This is all excellent advice! I definitely do all this stuff when I give a talk or in class. But, this is good advice for all the time – not just when giving a talk. In fact, I walk with such confidence and purpose, that I have been stopped on campus more than once by someone who commented “You look like you are going to kick someone’s ass.” And that is exactly how I want to look. In fact, I am there to kick ass, everyday. Walking and holding myself confidently actually helps give me the confidence to do my job. I started doing this as part of my mantra of “fake it until you make it.” I practiced, and I don’t have to fake it anymore. I especially like walking briskly down the hall with my tall boots under a flowy skirt and making a lot of click-clack noise. People know I am there. I walk with purpose. I feel and look large and in charge.

If you are a woman or under-represented minority, thinking about and using your body language and appearance effectively are essential to your success. I have written about this previously here in the context of the classroom. Your body language can communicate to the class how competent (confident) you are, how serious to take you, and that you care about the students and their learning. When paired with your words, body language can be powerful to help you make your points and connect with them.

When your body language is at odds with your words, people feel uncomfortable. Because people’s perception of body language is subconscious, they may not understand where their discomfort comes from. That discomfort and uncertainty mix to make them even more uncomfortable and distrustful. This is a bad combination, especially because women have a harder time engendering trust, in general due to sexism (see article).

Outside of classes, I also use the same tactics. At the conference, I stood with my feet apart. I noticed other women of approximately my stage and success level were also standing feet apart, heads up, shoulders back, and arms either animated or crossed. I find that, as a woman, crossing your arms doesn’t look closed off if you stand with your head up and expression open. Instead, crossed arms gives you an air of competence and healthy skepticism – a good stance for a scientist. It was cool to notice that we were all standing in basically the same stance. Most importantly, you do not want to shrink back. You want to take up space. If you are thin or short, this is even more important.

In faculty meetings or other committee meetings, I often purposely take up a bit more space than is strictly necessary. I cross my legs with my ankle on my knee. I put my arm on the neighboring chair. I make myself larger because I am often physically smaller than my colleagues (although I am by no means a “small girl”). Whatever I do, I do not shrink in or try to take up less space than I need. Taking up more space sends a sub-conscious notice that I deserve the space, and I deserve to be heard.

Why is body language effective? Most body language and facial expressions are important forms of non-verbal communication. Non-verbal communication allows you to communicate silently and subconsciously about yourself. Because it is subconscious, you can use it to communicate your assertiveness without actually acting overtly aggressive.  Talking over men, interrupting, or speaking loudly can get you labeled as pushy, bossy, and aggressive. Using body language to communicate your place at the table is physically assertive, but it is not perceived consciously.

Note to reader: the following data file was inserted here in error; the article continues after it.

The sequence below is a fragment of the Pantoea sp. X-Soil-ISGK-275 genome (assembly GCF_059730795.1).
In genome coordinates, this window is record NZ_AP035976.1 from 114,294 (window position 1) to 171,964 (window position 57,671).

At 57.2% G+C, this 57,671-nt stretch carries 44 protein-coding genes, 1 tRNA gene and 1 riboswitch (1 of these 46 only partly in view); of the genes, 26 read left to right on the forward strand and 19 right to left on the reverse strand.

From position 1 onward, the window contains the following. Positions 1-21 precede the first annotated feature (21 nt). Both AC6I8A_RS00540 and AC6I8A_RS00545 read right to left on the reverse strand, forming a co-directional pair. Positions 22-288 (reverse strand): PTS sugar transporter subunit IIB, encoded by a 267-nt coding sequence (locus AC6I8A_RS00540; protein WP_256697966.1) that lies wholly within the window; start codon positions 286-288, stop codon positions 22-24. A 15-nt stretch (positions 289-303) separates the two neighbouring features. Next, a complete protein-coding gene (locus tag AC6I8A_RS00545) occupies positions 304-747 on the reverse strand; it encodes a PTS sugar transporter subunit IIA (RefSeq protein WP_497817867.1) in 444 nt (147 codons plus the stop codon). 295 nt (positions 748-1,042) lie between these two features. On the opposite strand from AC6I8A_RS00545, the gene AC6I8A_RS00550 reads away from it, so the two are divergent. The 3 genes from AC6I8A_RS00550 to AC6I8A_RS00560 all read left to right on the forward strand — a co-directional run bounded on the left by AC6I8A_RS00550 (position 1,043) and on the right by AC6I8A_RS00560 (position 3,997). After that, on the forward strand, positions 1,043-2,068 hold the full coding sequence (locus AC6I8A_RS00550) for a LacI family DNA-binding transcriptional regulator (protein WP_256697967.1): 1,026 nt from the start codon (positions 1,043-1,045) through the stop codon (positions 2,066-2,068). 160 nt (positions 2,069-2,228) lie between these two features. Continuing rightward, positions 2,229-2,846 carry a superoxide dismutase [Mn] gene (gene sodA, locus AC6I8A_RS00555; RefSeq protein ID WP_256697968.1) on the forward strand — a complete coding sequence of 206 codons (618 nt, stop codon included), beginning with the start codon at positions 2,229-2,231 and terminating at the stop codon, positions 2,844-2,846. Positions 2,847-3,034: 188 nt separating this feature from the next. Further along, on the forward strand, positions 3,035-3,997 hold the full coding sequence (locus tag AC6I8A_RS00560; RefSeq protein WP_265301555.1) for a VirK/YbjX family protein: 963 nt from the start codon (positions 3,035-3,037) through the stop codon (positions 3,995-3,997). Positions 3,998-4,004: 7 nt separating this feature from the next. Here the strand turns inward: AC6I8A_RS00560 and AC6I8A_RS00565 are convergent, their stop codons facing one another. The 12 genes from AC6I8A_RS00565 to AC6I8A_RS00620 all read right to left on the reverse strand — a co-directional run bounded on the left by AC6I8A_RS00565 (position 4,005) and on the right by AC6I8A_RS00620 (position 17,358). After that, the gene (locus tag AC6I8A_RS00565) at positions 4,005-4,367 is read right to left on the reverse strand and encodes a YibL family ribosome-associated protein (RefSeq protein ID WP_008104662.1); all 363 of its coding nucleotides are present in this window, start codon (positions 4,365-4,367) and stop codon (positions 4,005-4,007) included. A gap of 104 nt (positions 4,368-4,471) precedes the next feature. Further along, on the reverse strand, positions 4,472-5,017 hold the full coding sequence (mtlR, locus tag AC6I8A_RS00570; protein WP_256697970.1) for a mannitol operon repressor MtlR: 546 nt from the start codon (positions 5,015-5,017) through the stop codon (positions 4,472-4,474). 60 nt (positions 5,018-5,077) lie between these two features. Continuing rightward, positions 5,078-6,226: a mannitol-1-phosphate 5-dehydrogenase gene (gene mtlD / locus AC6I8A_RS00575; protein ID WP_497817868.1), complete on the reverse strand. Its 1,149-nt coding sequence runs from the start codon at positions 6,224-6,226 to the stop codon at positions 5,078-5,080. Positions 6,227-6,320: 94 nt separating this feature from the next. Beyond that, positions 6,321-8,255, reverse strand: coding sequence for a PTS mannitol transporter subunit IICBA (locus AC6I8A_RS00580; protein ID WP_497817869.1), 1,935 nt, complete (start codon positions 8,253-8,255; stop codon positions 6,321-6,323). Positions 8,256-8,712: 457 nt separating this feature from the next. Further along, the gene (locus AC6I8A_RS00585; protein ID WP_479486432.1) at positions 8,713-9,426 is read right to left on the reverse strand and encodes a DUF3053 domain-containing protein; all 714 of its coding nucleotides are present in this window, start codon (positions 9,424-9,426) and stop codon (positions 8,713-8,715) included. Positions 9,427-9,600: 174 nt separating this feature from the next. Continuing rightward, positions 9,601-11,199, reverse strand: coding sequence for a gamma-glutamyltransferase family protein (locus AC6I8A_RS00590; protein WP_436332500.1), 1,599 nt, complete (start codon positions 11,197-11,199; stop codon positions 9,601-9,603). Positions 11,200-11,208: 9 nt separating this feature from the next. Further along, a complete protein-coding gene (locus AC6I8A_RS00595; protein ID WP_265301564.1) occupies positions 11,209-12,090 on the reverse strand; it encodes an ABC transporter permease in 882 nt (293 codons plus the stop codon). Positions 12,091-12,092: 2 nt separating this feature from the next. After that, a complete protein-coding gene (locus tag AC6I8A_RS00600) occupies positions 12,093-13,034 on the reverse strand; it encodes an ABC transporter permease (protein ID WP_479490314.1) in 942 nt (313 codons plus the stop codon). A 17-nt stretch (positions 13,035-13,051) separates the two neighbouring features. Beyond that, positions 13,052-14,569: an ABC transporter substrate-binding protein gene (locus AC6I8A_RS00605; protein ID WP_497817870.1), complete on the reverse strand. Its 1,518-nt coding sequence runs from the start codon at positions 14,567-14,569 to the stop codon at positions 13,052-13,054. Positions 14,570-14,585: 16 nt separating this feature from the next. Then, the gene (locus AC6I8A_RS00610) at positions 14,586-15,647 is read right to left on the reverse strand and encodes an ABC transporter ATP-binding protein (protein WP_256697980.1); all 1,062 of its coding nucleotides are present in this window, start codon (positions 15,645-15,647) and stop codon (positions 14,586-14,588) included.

So, what do you think? Comment or send your own article to post. As always, push the +Follow button to get an email every time I post.


1600px-Solvay_conference_1927I am a woman in a male-dominated field. In my department, being cis-white male is being apart of a 67% majority when you include all lecturers. If you reduce your scope to tenure-track faculty (the upper class), cis-white male is 74% of that group. So, although I am a white woman and in the privileged class in the country. My intersectionality comes through fighting every day for women and under-represented groups’ equality within my field and department.

I was recently talking to my unicorn friend (she is a black woman in my cis-white male field), and she said something extremely important that I hadn’t thought of before: When you are a minority in a field, it is hard to tell if the problems you face are normal or due to your minority status. Because it is difficult to tell, and because it can be embarrassing or difficult to ask majority-members about your problems, it is easy to conclude that your troubles all spurn from being a minority. If you chalk every problem you have up to being a woman, you quickly become labeled as a whiney minority who wants special treatment. This is a common complaint which is spurned from both your unicorn status – the fact that there is legit racism and sexism against you – and your not knowing what is “normal” for majority-people.

Another issue that minorities face is that we can become isolated. Once you are labeled a whiney minority, it can be difficult to make friends and get to know people. That can be isolating. Isolation results in marginalization. Marginalization results in more whining, and it is a vicious cycle. I have noticed that this often happens to senior women in cis-white male dominated fields, and they are written off as “crazy” (see this blog post). Further, despite the marginalized person being about as productive, funded, etc as other majority-persons in the department, their contributions don’t seem to count as much and they cannot maintain respect from their colleagues. I have noticed that the senior women who are marginalized are not asked to lead important committees in the department. Younger women are not yet qualified and that keeps the leadership within the majority group’s leadership.